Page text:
We know inequalities exist in screening and take our responsibility to address them very seriously.
In May 2018, we launched the PHE screening inequalities strategy to:
- reduce inequalities
- ensure equitable access to screening
- support our partners involved in providing screening
Last month, we asked you to complete a short survey to evaluate the strategy and tell us how we can develop and improve it.
Many thanks to the 104 of you who completed the survey. You highlighted some excellent initiatives that are taking place across the country and made some very constructive suggestions. Perhaps most importantly, many of you told us the strategy had helped raise awareness of inequalities generally and encouraged a greater focus on the issue.
What you told us
Most of you told us the strategy has:
- been a positive force for change
- helped to raise the profile and understanding of inequalities
- encouraged the sharing of good practice
However, a significant minority felt there had been little or no change and many of you highlighted issues that make it difficult to address inequalities.
How much has the inequalities strategy been a positive force for change in your work area?
- ‘No change’ – 25% (26 out of 104)
- ‘Little change’ – 27% (28)
- ‘Some change’ – 37% (38)
- ‘A lot of positive change’ – 12% (12)
How helpful has the strategy been in raising the profile and understanding of inequalities?
- ‘Unhelpful’ – 3% (3 out of 104)
- ‘Neither helpful nor unhelpful’ – 35% (36)
- ‘Somewhat helpful’ – 44% (46)
- ‘Very helpful’ – 18% (19)
Your examples of local positive initiatives included:
- working with asylum seeker health care teams
- using social media to raise awareness of screening for trans and non-binary people
- community-focused health awareness events for LGBT and BAME populations
- staff and prisoner healthcare champions in prisons
- health equity audits
- reviewing why people have been excluded from screening
- working closely with learning disability specialist nurses in trusts
Room for improvement
You cited issues that make it difficult to tackle inequalities, which included:
- operational pressures
- lack of resources
- lack of easily accessible data on protected characteristics
- information governance issues
Your suggestions for what you’d like us to do included:
- disseminating strategy and good practice more effectively to local area teams
- better data analysis
- more tangible national tools and resources for local service providers to use to implement change
- creating a shared learning forum
- greater collaboration
Next steps and work in progress
We are keen to keep up the momentum on the inequalities strategy so that all eligible people can access screening if they choose to do so.
We will study your feedback carefully and then aim to focus our efforts on the most effective interventions that will make a real difference.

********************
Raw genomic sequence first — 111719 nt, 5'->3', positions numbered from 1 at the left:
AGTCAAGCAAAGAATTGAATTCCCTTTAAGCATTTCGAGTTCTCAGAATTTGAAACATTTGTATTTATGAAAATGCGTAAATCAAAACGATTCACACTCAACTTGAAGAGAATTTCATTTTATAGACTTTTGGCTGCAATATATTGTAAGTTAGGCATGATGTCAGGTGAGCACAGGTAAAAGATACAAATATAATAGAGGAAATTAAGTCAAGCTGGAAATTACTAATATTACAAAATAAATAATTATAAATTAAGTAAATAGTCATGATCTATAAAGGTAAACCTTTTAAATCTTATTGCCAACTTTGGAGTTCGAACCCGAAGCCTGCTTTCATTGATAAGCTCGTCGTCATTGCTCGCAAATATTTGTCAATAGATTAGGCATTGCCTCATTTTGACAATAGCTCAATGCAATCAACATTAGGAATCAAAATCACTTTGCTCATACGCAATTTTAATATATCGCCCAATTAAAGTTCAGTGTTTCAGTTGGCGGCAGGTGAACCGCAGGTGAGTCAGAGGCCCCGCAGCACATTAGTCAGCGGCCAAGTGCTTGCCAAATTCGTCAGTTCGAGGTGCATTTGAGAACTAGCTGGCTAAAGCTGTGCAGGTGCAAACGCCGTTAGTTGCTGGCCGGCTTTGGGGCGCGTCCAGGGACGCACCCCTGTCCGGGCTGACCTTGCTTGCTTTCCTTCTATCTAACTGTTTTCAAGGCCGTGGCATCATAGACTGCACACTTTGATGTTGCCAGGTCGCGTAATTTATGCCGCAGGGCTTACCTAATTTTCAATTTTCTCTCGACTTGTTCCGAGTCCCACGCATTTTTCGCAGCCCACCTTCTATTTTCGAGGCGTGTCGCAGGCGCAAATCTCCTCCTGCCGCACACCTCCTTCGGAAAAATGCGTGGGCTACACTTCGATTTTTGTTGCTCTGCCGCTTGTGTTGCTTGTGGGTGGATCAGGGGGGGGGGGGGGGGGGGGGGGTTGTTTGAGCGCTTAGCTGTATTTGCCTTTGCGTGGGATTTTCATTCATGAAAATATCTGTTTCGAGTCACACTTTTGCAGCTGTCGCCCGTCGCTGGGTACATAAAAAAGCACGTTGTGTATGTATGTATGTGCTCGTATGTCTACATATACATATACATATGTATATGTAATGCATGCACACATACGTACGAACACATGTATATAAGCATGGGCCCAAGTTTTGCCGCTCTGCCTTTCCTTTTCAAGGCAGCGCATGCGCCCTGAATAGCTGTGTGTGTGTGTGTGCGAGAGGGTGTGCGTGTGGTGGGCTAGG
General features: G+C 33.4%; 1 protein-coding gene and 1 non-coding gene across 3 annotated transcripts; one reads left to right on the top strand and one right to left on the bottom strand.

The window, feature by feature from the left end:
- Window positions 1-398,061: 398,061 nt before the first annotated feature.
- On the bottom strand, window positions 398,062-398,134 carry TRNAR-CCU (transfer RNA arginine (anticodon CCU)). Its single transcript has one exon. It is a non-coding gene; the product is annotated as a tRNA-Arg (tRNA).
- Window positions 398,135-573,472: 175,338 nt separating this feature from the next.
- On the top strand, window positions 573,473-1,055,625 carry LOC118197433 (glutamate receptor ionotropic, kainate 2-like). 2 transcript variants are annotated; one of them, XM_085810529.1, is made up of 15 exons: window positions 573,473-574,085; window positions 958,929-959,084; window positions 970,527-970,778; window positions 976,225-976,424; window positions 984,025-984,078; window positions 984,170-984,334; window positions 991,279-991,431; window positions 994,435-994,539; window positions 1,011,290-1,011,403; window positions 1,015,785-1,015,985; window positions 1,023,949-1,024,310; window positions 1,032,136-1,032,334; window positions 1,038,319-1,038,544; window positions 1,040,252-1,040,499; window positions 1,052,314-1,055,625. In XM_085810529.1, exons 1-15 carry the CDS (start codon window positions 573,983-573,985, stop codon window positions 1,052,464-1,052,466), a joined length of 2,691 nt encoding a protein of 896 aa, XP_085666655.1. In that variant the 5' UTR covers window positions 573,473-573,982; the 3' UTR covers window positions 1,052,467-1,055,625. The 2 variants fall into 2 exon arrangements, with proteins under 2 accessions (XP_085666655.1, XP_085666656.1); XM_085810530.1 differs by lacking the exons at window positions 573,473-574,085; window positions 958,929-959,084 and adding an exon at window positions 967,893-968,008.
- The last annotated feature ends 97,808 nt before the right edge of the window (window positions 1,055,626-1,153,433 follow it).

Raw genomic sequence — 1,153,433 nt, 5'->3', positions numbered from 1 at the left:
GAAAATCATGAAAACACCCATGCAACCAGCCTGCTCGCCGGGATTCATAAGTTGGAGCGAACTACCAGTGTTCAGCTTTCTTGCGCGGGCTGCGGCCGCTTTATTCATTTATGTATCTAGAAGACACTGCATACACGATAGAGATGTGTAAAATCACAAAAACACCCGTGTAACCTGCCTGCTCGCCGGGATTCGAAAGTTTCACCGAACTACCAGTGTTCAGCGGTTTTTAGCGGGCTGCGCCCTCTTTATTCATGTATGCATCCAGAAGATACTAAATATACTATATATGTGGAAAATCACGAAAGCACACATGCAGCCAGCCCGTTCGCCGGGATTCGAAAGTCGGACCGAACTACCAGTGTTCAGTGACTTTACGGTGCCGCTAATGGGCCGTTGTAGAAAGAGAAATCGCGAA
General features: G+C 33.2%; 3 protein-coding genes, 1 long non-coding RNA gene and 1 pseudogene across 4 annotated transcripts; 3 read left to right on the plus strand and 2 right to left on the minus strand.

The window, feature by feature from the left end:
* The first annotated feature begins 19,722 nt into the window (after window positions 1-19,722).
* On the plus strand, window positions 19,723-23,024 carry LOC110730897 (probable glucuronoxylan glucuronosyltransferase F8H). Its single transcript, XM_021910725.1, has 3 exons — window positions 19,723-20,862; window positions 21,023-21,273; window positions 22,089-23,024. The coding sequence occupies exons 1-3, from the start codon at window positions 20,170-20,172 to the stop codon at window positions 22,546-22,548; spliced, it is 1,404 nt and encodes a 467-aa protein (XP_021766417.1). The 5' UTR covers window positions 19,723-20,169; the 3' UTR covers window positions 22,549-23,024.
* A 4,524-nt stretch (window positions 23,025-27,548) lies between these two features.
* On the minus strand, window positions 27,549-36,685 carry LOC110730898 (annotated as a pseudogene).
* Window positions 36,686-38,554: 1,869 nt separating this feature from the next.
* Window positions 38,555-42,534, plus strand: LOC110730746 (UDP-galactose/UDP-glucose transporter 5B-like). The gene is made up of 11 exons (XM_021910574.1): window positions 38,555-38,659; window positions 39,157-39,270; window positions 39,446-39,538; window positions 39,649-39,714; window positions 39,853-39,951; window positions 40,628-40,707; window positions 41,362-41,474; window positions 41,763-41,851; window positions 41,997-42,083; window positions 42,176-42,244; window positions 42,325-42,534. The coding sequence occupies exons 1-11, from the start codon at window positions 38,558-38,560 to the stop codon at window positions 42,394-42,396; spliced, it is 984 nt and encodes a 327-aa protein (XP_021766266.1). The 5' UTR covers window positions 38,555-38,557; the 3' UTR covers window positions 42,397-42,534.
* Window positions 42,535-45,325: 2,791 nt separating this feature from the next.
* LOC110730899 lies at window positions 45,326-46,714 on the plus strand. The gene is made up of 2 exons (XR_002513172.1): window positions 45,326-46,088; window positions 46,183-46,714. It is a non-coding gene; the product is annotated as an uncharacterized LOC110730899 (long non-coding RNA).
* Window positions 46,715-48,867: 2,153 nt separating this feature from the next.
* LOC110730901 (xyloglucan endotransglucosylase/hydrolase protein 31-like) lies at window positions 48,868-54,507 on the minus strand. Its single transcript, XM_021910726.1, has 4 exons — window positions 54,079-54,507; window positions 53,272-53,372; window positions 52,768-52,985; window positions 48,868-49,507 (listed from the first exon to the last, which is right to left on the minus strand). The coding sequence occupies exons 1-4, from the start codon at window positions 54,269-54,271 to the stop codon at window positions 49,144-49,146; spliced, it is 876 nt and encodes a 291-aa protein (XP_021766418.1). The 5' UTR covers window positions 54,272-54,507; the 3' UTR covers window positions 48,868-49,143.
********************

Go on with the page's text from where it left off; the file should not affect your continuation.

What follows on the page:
Ongoing workstreams include rolling out new screening tests that are more acceptable to the public, particularly more vulnerable, underserved populations where uptake is lower. These new tests include the faecal immunochemical test (FIT) being rolled out in the bowel cancer programme and human papillomavirus (HPV) primary screening in the cervical programme.
We will continue to add to our:
- suite of easy read information materials for people with learning disabilities and those who struggle with written English
- national best practice guidance for health professionals
PHE Screening has commissioned an evidence review of strategies to increase screening participation, particularly in underserved populations.
This will build on a rapid review of interventions to improve participation in cancer screening services. Where we have good evidence, we will use this information to refine changes to screening service specifications, standard setting and quality assurance.
We are also piloting programme-specific tools to support important lines of inquiry about inequalities during screening quality assurance service (SQAS) visits.
Later this year we will be holding a national inequalities conference for experts and those responsible for providing screening.
PHE Screening resources
Easy guide information materials:
- AAA screening easy guide
- Bowel cancer screening easy guide
- Bowel scope screening easy guide
- Breast screening easy read
- Cervical screening easy read guide
- Diabetic eye screening easy read
- Screening tests for you and your baby: easy guides
National guidance for health professionals:
- Population screening: access for people with severe mental illness
- Cancer screening and people with learning disabilities
- Breast screening programme: supporting women with learning disabilities
- Cervical screening: supporting women with learning disabilities
- Cervical screening coverage and data tool
- AAAA screening: reducing inequalities
Information for trans and non-binary people:
- Information for trans people leaflet
Share your learning with us
As always, we want to continue to highlight inequality issues and circulate examples of shared learning and innovation through the screening blog.
Please email firstname.lastname@example.org if you have an example that you would like to share.
PHE Screening blogs
PHE Screening blogs provide up to date news from all NHS screening programmes. You can register to receive updates direct to your inbox, so there’s no need to keep checking for new blogs. If you have any questions about this blog article, or about population screening in England, please contact the PHE screening helpdesk.